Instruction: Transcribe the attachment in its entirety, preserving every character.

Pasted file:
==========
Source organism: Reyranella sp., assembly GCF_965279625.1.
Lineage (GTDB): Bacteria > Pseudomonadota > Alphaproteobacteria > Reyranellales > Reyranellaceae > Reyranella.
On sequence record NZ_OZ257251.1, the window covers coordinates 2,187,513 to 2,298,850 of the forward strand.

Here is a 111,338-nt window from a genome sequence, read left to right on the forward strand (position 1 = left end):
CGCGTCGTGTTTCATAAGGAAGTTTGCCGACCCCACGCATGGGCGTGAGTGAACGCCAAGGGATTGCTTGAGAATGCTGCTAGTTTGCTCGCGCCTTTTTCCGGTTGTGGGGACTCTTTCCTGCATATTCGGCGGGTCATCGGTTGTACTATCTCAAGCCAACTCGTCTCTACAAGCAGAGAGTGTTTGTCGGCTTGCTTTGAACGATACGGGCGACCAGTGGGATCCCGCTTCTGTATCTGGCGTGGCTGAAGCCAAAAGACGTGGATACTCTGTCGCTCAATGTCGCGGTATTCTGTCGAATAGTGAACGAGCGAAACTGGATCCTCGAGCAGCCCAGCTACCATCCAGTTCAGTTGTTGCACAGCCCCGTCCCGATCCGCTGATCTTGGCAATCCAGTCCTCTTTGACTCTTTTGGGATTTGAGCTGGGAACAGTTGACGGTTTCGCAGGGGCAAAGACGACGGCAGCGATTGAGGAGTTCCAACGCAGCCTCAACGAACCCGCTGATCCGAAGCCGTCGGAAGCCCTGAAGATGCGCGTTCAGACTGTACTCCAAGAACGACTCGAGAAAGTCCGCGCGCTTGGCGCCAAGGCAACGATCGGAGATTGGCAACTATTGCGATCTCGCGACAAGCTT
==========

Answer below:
Source organism: Reyranella sp., assembly GCF_965279625.1.
Lineage (GTDB): Bacteria > Pseudomonadota > Alphaproteobacteria > Reyranellales > Reyranellaceae > Reyranella.
On sequence record NZ_OZ257251.1, the window covers coordinates 2,187,513 to 2,298,850 of the forward strand.

Here is a 111,338-nt window from a genome sequence, read left to right on the forward strand (position 1 = left end):
CGCGTCGTGTTTCATAAGGAAGTTTGCCGACCCCACGCATGGGCGTGAGTGAACGCCAAGGGATTGCTTGAGAATGCTGCTAGTTTGCTCGCGCCTTTTTCCGGTTGTGGGGACTCTTTCCTGCATATTCGGCGGGTCATCGGTTGTACTATCTCAAGCCAACTCGTCTCTACAAGCAGAGAGTGTTTGTCGGCTTGCTTTGAACGATACGGGCGACCAGTGGGATCCCGCTTCTGTATCTGGCGTGGCTGAAGCCAAAAGACGTGGATACTCTGTCGCTCAATGTCGCGGTATTCTGTCGAATAGTGAACGAGCGAAACTGGATCCTCGAGCAGCCCAGCTACCATCCAGTTCAGTTGTTGCACAGCCCCGTCCCGATCCGCTGATCTTGGCAATCCAGTCCTCTTTGACTCTTTTGGGATTTGAGCTGGGAACAGTTGACGGTTTCGCAGGGGCAAAGACGACGGCAGCGATTGAGGAGTTCCAACGCAGCCTCAACGAACCCGCTGATCCGAAGCCGTCGGAAGCCCTGAAGATGCGCGTTCAGACTGTACTCCAAGAACGACTCGAGAAAGTCCGCGCGCTTGGCGCCAAGGCAACGATCGGAGATTGGCAACTATTGCGATCTCGCGACAAGCTT